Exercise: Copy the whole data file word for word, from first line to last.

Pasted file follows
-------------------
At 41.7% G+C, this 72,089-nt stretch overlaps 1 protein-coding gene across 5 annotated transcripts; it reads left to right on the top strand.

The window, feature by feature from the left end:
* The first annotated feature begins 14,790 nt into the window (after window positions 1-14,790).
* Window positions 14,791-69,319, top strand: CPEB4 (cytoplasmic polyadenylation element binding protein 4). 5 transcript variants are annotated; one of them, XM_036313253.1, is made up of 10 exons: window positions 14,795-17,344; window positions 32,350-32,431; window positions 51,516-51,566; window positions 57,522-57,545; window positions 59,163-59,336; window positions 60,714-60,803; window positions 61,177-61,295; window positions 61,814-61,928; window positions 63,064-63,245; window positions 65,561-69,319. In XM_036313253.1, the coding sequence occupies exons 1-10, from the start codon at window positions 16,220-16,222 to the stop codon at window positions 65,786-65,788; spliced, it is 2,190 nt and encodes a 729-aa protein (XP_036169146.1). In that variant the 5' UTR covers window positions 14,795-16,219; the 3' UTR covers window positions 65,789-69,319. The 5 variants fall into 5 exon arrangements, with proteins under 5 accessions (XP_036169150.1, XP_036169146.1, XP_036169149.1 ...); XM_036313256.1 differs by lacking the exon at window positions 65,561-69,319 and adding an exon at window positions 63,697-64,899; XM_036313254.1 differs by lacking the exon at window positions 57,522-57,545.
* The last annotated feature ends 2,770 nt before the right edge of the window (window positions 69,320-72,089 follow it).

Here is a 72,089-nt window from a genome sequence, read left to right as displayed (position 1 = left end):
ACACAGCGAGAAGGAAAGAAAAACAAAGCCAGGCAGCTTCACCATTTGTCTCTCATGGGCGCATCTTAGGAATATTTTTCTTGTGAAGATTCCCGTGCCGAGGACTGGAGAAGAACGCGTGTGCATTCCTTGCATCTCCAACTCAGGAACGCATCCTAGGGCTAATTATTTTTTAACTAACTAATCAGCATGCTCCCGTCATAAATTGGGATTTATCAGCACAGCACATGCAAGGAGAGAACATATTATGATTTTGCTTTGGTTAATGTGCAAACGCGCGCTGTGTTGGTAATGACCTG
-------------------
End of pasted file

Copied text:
At 41.7% G+C, this 72,089-nt stretch overlaps 1 protein-coding gene across 5 annotated transcripts; it reads left to right on the top strand.

The window, feature by feature from the left end:
* The first annotated feature begins 14,790 nt into the window (after window positions 1-14,790).
* Window positions 14,791-69,319, top strand: CPEB4 (cytoplasmic polyadenylation element binding protein 4). 5 transcript variants are annotated; one of them, XM_036313253.1, is made up of 10 exons: window positions 14,795-17,344; window positions 32,350-32,431; window positions 51,516-51,566; window positions 57,522-57,545; window positions 59,163-59,336; window positions 60,714-60,803; window positions 61,177-61,295; window positions 61,814-61,928; window positions 63,064-63,245; window positions 65,561-69,319. In XM_036313253.1, the coding sequence occupies exons 1-10, from the start codon at window positions 16,220-16,222 to the stop codon at window positions 65,786-65,788; spliced, it is 2,190 nt and encodes a 729-aa protein (XP_036169146.1). In that variant the 5' UTR covers window positions 14,795-16,219; the 3' UTR covers window positions 65,789-69,319. The 5 variants fall into 5 exon arrangements, with proteins under 5 accessions (XP_036169150.1, XP_036169146.1, XP_036169149.1 ...); XM_036313256.1 differs by lacking the exon at window positions 65,561-69,319 and adding an exon at window positions 63,697-64,899; XM_036313254.1 differs by lacking the exon at window positions 57,522-57,545.
* The last annotated feature ends 2,770 nt before the right edge of the window (window positions 69,320-72,089 follow it).

Here is a 72,089-nt window from a genome sequence, read left to right as displayed (position 1 = left end):
ACACAGCGAGAAGGAAAGAAAAACAAAGCCAGGCAGCTTCACCATTTGTCTCTCATGGGCGCATCTTAGGAATATTTTTCTTGTGAAGATTCCCGTGCCGAGGACTGGAGAAGAACGCGTGTGCATTCCTTGCATCTCCAACTCAGGAACGCATCCTAGGGCTAATTATTTTTTAACTAACTAATCAGCATGCTCCCGTCATAAATTGGGATTTATCAGCACAGCACATGCAAGGAGAGAACATATTATGATTTTGCTTTGGTTAATGTGCAAACGCGCGCTGTGTTGGTAATGACCTG